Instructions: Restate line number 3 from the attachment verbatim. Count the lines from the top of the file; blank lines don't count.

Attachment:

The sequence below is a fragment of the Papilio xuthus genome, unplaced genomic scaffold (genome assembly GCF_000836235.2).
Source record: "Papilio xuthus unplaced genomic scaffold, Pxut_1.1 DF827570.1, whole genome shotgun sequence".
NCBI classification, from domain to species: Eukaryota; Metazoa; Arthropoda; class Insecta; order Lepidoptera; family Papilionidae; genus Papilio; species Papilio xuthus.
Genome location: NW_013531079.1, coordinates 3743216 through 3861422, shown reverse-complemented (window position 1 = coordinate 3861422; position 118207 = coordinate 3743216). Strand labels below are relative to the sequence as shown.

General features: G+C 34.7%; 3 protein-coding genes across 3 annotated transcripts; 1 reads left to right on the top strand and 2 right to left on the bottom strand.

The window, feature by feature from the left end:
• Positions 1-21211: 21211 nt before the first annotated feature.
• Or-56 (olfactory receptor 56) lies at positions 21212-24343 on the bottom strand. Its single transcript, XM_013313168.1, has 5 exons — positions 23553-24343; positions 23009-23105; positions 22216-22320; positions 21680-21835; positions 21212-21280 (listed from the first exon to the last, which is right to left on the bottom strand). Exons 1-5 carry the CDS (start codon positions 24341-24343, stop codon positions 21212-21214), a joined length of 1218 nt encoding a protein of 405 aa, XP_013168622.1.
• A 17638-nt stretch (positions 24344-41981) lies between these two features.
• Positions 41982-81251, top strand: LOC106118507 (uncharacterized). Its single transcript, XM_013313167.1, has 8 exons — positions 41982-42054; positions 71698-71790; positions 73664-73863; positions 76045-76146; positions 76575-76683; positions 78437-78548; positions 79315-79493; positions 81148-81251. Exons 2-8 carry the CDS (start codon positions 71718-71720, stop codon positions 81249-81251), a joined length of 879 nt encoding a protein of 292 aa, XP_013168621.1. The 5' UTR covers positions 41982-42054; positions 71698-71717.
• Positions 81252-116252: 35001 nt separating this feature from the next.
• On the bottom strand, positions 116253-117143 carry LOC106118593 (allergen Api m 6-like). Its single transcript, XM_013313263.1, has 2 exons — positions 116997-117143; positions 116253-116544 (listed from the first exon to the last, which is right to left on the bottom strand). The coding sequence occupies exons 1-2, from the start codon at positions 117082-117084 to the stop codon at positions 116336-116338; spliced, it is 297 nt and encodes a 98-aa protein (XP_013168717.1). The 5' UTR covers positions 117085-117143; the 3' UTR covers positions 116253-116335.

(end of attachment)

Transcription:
NCBI classification, from domain to species: Eukaryota; Metazoa; Arthropoda; class Insecta; order Lepidoptera; family Papilionidae; genus Papilio; species Papilio xuthus.